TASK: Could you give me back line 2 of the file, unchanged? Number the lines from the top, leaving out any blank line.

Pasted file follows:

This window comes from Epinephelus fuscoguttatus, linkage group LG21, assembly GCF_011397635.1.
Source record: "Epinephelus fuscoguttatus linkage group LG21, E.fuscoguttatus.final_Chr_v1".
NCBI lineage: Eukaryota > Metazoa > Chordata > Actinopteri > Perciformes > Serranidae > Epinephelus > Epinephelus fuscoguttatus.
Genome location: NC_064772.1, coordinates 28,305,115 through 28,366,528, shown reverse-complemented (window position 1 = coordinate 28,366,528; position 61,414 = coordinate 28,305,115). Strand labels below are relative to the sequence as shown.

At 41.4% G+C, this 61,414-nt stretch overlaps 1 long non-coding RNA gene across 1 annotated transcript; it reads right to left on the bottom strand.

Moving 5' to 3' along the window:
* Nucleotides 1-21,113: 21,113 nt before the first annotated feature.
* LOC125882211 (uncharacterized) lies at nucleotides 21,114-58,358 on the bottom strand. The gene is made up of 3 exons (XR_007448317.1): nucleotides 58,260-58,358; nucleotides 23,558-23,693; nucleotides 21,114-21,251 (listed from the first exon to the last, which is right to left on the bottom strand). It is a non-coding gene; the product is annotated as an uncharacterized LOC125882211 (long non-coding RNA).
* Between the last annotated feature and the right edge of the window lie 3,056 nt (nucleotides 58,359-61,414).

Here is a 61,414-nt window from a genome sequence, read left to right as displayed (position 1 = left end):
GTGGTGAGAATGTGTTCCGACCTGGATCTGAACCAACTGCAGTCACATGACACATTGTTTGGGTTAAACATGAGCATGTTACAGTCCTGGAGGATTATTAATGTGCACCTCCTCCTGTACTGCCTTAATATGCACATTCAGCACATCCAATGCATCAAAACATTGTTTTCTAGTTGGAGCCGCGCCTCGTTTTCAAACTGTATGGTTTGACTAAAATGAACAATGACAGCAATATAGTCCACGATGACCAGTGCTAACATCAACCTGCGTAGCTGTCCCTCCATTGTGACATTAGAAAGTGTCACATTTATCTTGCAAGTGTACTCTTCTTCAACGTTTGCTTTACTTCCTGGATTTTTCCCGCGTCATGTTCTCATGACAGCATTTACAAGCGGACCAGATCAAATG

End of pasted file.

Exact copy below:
Source record: "Epinephelus fuscoguttatus linkage group LG21, E.fuscoguttatus.final_Chr_v1".